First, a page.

Saturday, July 21, 2007

Economists Growing Brains

Economists often say they are embarrassed by their profession. I am not exactly sure why, but it probably has something to do with the common belief that economists are generally poor and work in the "miserable science." As John Keynes famously said, "In the long run, we are all dead."

Mainstream, neo-liberal economic theory, which students learn in most American universities, provides basic tools for understanding the underlying mechanics such as supply and demand.

I personally enjoyed my economics classes in college and grad school, but soon realized that the real world, not the hypothetical world of economics case studies, is far more complicated and even more counter intuitive than one would conclude after reading a microeconomics text book. No surprise. Like, if people maximize utility or wealth, how does one explain charity? A cynic would say that donors get some type of benefit, such as prestige, social standing, or other side benefits. No room for altruism. I remember talking to a brilliant French economist in Tokyo a few years ago and I was trying to make sense of some of his ideas by applying rational choice theory. He scoffed and called "rat choice" passe.

Remember, the answer to any economics question is, "It depends."

Seeing Joseph Stiglitz speak in Tokyo several years ago was also an enlightening experience. The Washington consensus of free trade and low budget expenditures was not the final word on development policies? Top economists, such as Stiglitz, Jeff Sachs, Larry Summers, Alan Blinder, and Robert Reich, are drawing attention to the failings of free market economics. Some thinkers, like our friends Sanjay Reddy, Thomas Pogge, and Christian Barry, are even applying ethics to economics, and asking is this policy just... is it fair?

New York Times reporter Patricia Cohen reports on this cadre of emerging heterodox economists in an article last week titled "In Economics Departments, A Growing Will To Debate Fundamental Assumptions." You can read it here. I remember just a year ago the phrase heterodox economist was alien to some. One person asked me what that was; I simply said, "the opposite of orthodox." Oh.

Cohen's point is that "in recent months" economists are feeling less ashamed about questioning the fundamental assumptions, less fearful of being ostracized. I might put the time frame in "recent years," but here are a couple of nice snippets from Cohen's report:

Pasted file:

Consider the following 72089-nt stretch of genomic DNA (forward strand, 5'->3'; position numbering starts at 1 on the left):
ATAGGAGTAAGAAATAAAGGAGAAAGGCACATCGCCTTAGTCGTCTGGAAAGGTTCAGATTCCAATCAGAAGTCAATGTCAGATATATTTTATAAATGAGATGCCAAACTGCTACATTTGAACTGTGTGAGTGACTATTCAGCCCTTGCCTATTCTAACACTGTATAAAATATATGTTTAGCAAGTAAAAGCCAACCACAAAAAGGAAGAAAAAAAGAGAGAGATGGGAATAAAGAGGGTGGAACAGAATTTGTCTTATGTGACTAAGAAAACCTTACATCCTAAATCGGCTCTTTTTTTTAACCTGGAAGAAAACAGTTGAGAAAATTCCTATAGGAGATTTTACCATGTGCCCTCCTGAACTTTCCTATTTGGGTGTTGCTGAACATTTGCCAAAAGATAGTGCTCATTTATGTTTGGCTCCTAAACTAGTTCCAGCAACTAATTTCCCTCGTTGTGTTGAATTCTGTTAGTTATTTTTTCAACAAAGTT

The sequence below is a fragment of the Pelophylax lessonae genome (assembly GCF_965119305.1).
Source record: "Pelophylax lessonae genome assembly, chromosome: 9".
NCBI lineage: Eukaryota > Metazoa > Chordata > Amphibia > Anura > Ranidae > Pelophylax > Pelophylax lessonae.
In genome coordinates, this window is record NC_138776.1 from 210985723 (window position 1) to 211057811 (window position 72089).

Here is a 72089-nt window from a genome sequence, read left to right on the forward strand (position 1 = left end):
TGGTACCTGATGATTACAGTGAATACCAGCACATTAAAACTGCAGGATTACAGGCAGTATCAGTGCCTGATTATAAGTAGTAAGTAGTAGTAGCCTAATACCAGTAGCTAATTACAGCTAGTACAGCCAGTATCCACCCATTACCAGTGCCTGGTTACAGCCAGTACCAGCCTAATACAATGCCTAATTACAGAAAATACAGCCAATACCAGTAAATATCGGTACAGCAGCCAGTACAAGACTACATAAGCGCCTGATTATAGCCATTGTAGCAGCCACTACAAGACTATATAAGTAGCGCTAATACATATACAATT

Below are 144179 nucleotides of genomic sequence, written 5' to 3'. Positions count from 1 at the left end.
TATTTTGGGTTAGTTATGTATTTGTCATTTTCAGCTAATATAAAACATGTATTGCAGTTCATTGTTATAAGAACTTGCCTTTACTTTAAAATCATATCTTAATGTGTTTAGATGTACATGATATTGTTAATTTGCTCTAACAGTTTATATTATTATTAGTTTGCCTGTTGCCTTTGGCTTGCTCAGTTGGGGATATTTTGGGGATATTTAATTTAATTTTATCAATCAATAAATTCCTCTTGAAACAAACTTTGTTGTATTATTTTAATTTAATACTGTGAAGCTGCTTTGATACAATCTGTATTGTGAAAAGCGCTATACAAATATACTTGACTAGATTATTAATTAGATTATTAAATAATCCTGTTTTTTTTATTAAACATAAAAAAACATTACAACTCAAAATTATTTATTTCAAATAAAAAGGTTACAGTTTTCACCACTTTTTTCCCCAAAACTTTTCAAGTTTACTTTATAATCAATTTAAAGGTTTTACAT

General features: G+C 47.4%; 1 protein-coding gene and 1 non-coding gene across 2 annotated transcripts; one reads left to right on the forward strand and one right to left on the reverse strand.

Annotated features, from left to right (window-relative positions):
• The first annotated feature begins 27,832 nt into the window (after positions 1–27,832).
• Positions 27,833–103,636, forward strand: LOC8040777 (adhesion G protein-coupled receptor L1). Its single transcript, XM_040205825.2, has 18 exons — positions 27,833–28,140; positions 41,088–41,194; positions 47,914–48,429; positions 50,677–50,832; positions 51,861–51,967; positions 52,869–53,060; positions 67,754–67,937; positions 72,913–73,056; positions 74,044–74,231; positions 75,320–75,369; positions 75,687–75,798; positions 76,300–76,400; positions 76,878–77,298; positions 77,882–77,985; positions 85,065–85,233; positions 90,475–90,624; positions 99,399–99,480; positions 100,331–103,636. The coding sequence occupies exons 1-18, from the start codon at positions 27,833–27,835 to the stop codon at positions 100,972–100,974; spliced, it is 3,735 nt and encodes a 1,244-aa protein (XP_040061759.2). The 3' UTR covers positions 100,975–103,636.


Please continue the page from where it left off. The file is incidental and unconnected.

For many economists, questioning free-market orthodoxy is akin to expressing a belief in intelligent design at a Darwin convention: Those who doubt the naturally beneficial workings of the market are considered either deluded or crazy.

But in recent months, economists have engaged in an impassioned debate over the way their specialty is taught in universities around the country, and practiced in Washington, questioning the profession’s most cherished ideas about not interfering in the economy.

“There is much too much ideology,” said Alan S. Blinder, a professor at Princeton and a former vice chairman of the Federal Reserve Board. Economics, he added, is “often a triumph of theory over fact.” Mr. Blinder helped kindle the discussion by publicly warning in speeches and articles this year that as many as 30 million to 40 million Americans could lose their jobs to lower-paid workers abroad. Just by raising doubts about the unmitigated benefits of free trade, he made headlines and had colleagues rubbing their eyes in astonishment.

The article ends with this great story on Dani Rodrick:

Most mainstream economists think that voicing any skepticism or doubt provides “ammunition to the barbarians,” he said, and allows narrow-minded people to “hijack any argument to suit their purpose.”

Mr. Rodrik said he used to worry about this until he realized that “on any issue, there are barbarians on both sides,” so there was no point in shading an argument to “suit one set of barbarians over the other.”

“And I’ve slept a lot better since.”

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